On the surface, ascribing the adjective "developing" to something is a good thing - there is motion, there is ambition. But ambition for what? To go where? What is being "developed" and why does that thing need to be "developed?" Is there anything wrong in just letting that thing be where it is, in the same state that we found it? Today the West has defined the word "developing" to mean having control over and exploiting natural resources that country has. Or, it can mean a country providing services for one of the "developed" countries. People around the world, unfortunately, have accepted these definitions. The outcome of this arrogant definition is that humans everywhere are on the wagon of trying to make some thing, that thing, any thing theirs - they want control over it, to see what it can do for themselves and their families. It is because someone is willing to "pay for it," whatever it is. Why isn't there value in leaving something untouched and unviolated?
When does a country move from "developing" to "developed?" Why does the definition of "developing" not include other unquantifiable things like culture, community, kinship, compassion and love? These are sentiments that will stay around much longer than money and values of GDP, than presidents and CEOs would care to admit. A focus on values of dividends, profits and revenues leads people to drill for oil where they shouldn't. They then boast how much money they make, and how much the area around them has "developed" and how many families they "support." But when something goes wrong, terribly wrong, irreversibly wrong, those very people have the arrogance to take a moral and ethical high ground by saying "we do the right thing," "we will restore the Gulf to the state it was in before." But why now is the conversation moving away from your "development" to unquantifiables like doing the "right" thing and "the state something was in before you touched it?" I hope it is because they feel, deep down, that they are wrong, and that all "development" isn't good, and that leaving some things unviolated is more valuable than the job it will provide for someone, somewhere.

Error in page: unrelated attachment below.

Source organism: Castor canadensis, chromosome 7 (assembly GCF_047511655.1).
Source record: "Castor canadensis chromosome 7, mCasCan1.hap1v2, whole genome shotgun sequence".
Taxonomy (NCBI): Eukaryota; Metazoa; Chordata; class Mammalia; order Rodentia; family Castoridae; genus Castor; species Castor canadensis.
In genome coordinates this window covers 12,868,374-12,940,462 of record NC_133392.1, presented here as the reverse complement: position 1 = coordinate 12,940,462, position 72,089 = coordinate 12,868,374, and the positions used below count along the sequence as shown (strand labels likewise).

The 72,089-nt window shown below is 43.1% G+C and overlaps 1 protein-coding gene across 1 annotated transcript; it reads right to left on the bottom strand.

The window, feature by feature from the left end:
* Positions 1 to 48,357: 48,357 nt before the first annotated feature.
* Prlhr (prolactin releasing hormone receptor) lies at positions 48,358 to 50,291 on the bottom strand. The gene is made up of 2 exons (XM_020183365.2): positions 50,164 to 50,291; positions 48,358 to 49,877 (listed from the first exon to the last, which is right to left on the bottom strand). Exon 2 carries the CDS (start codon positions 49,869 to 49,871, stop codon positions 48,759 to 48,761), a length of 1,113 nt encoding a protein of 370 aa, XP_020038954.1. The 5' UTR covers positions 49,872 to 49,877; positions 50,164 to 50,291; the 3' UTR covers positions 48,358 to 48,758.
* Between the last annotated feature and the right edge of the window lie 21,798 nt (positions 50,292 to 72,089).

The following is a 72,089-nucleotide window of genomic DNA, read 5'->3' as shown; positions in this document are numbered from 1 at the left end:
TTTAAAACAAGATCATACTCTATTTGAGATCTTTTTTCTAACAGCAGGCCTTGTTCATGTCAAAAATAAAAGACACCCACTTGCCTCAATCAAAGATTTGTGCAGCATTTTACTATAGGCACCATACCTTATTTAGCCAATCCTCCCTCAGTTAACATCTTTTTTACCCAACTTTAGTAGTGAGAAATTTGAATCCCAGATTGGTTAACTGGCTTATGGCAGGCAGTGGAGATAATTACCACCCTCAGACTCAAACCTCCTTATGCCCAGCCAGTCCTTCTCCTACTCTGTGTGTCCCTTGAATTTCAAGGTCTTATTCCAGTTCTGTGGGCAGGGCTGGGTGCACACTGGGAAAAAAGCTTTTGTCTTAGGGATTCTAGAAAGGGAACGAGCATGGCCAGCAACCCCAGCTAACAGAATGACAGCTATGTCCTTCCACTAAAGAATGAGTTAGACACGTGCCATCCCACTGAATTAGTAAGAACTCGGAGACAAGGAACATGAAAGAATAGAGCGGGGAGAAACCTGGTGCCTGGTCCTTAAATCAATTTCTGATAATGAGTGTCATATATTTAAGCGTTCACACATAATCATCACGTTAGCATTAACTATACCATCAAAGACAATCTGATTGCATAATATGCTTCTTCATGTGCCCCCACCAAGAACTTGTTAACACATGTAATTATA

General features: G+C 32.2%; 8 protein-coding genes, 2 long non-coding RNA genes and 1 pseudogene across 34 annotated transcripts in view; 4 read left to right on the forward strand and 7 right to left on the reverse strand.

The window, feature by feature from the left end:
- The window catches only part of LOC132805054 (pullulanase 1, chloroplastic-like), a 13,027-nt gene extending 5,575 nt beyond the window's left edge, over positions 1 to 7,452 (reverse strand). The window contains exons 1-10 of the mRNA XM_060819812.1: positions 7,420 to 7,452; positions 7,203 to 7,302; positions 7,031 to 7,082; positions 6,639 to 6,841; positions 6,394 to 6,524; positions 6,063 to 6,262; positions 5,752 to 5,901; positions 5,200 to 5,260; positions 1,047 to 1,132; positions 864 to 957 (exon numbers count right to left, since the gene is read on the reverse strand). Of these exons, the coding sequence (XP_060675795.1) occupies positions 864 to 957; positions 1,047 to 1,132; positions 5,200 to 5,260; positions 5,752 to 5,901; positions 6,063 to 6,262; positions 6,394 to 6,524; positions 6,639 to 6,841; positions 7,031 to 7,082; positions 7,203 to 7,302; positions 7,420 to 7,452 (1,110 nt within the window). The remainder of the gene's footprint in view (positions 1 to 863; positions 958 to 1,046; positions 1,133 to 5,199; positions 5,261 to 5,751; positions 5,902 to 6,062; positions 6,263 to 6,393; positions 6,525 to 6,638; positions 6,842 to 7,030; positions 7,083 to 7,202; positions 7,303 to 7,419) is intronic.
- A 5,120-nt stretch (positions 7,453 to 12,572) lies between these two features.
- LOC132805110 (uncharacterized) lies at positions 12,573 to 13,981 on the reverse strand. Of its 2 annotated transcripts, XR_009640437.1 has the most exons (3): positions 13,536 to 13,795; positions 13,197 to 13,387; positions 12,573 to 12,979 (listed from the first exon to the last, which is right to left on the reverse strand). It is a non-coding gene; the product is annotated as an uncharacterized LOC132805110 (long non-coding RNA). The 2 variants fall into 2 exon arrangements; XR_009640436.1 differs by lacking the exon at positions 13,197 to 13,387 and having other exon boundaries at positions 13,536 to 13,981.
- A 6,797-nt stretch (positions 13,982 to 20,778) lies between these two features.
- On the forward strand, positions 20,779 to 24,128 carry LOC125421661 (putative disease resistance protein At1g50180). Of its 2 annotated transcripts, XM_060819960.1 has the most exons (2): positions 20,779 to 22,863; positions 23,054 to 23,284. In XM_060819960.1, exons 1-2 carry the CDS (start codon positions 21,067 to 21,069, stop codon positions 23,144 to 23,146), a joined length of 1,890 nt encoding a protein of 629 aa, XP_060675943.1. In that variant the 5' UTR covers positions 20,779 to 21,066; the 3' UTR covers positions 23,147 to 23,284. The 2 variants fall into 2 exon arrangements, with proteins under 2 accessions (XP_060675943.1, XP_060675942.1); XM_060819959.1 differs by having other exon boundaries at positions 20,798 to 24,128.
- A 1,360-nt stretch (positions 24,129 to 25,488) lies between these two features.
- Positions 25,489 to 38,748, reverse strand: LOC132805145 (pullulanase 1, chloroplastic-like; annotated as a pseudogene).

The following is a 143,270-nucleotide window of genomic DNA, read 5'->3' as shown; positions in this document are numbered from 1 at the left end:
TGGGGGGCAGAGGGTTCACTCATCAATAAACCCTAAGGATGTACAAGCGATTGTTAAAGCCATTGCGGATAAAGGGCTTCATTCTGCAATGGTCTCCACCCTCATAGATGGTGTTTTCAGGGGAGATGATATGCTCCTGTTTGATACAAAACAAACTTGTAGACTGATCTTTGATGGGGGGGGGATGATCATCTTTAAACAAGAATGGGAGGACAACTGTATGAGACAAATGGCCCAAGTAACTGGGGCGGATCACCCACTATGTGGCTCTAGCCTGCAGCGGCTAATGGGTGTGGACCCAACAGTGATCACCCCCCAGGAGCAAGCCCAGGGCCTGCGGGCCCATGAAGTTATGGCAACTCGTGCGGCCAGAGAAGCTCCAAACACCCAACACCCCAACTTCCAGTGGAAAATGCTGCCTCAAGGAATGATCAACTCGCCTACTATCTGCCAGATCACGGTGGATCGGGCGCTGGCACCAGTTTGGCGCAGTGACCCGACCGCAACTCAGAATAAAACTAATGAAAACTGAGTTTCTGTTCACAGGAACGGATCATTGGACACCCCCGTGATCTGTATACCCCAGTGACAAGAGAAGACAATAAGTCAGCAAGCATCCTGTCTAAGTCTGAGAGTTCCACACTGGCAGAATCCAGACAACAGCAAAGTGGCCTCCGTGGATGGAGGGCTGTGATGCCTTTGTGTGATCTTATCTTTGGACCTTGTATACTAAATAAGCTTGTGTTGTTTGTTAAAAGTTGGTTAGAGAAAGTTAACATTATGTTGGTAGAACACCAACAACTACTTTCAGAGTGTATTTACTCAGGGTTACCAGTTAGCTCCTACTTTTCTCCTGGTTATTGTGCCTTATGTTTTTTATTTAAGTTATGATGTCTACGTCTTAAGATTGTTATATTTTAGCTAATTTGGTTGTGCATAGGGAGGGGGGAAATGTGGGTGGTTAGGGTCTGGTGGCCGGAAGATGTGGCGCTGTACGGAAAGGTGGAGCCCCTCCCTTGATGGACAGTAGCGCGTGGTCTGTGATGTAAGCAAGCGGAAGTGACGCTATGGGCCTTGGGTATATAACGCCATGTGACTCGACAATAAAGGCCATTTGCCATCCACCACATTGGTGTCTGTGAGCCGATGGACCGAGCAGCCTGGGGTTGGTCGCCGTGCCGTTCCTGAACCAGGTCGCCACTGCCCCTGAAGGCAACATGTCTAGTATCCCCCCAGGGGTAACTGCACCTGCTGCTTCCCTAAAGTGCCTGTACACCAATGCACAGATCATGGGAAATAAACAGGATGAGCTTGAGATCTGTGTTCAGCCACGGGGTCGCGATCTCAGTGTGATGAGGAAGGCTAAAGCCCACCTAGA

Thursday, June 3, 2010
Tuesday, June 1, 2010
In the larger scheme of things, however, I think this is a very important lesson. Unless you are steadfast and vigilant about something, whatever it is, people will try to either convince you otherwise, or you will subconciously compromise your ethics, morals and principles regarding that issue. In the end, compromising will have eaten away at all that you've strived for. I am not saying that there is no room for "compromising" in life. But for what is essential and dear to us, compromising is tantamount failure. How much are we willing to compromise to "lessen impact" on our birds, amphibians, flowers, trees and water? No compromises. I can do more, and I must.